How often do you charge the mobile phone account is also an indicator of your capacity to make money and eventually repay loans. Is your mobile phone subscription new or old, or it is pre-pay, could also be a valuable information. Through data mining, one could identify patterns of use of mobile phone services specific to creditworthy borrowers and ‘bad’ borrowers. These patterns are incorporated in credit scoring algorithms that can estimate the creditworthiness of the applicant with certain accuracy.
For more precision, the applicant may be required to provide more information about his family, business, financial position, etc. A smartphone application would be more convenient for answering questions, but the same procedure could be considered using SMS or mobile chat – services supported by all mobile phones and most providers of mobile phone services. Such information would be self-declared and thus prone to manipulation, but relevant statistical links could be made in order to get more accurate estimations of the credit risk. All this makes sense if the long term costs of the new IT infrastructure will be below the current costs.
Replacing the loan officer with a digital interface raises some business and ethical questions. The removal of the human interaction with applicants and borrowers could reduce the knowledge about the clientele. Many MFIs rely upon the loan officer to provide additional services such as training and assistance to micro-entrepreneurs in building successful businesses. From an ethical point of view, IT can make jobs redundant and this doesn’t go along with the microfinance mission. On the other hand, high interest rates keep away many micro borrowers or catch them into a survival trap where increased revenues are spent on interest and loan related fees. Minor personal or professional shock can lead them to overindebtedness. It could be that reduction of the interest rate by few percent points is translated in more job creation than losses on the MFI side.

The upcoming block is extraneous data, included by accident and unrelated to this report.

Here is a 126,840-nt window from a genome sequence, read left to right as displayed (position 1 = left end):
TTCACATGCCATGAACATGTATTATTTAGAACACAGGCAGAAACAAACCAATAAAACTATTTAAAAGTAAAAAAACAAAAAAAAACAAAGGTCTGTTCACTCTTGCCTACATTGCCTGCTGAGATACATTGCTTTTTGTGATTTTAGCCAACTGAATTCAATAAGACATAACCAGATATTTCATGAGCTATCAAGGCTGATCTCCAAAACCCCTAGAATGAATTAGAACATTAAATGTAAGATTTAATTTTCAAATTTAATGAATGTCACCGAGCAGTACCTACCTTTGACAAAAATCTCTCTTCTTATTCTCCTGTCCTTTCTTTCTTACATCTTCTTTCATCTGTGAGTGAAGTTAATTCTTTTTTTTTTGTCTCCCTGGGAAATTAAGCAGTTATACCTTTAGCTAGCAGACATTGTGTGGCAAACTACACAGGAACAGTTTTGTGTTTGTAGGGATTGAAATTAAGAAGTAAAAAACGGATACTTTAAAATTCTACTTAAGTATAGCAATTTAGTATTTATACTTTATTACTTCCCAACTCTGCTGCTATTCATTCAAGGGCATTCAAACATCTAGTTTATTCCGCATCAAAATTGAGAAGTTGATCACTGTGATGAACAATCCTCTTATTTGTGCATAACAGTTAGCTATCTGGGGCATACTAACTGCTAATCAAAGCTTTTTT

It is still a taboo issue, but often loan officers are responsible for fraud. Some approve all loan applications to cash the variable bonus and leave before the portfolio deteriorates. Some look for potential borrowers willing to default and share the loan amount. Some charge the borrower a ‘personal’ fee of few percent for making the disbursal possible. The higher the risk of the borrower, the higher the fee is. This fee can increase further if the interest rate is subsidized or part of disbursed money is grant.
In theory, provided a strong implication of the stakeholders, the partial exclusion of the loan officer from the credit cycle is possible and often necessary. Experienced loan officers will be always required in the MFI, as their skills are crucial in assessing non-standard loan application or in launching new loan products and providing additional services such as coaching for clients. The question is where to put the cut-off between the loan officer and the machine and how to move it progressively towards the less expensive resource?
 Simulations based on a 12 months loan of 300 euro, bearing simple annual interest rates of 12% and 24%. 1.3% of the amount of the transaction (at disbursal and at repayment) is added as a fee.
 Rosenberg, R., Gonzalez, A. and Narain, S. (2009) The New Moneylenders: Are the Poor Being Exploited by High Microcredit Interest Rates, CGAP.
 Khan, S. and Ashta, A. (2012) Cost control in Microfinance: Lessons from the ASA case, Cost Management, 26(1).
associate researcher with the Banque Populaire Chair in Microfinance at the Burgundy School of Business (Groupe ESC Dijon-Bourgogne), France and PhD candidate at Oxford Brookes University, UK.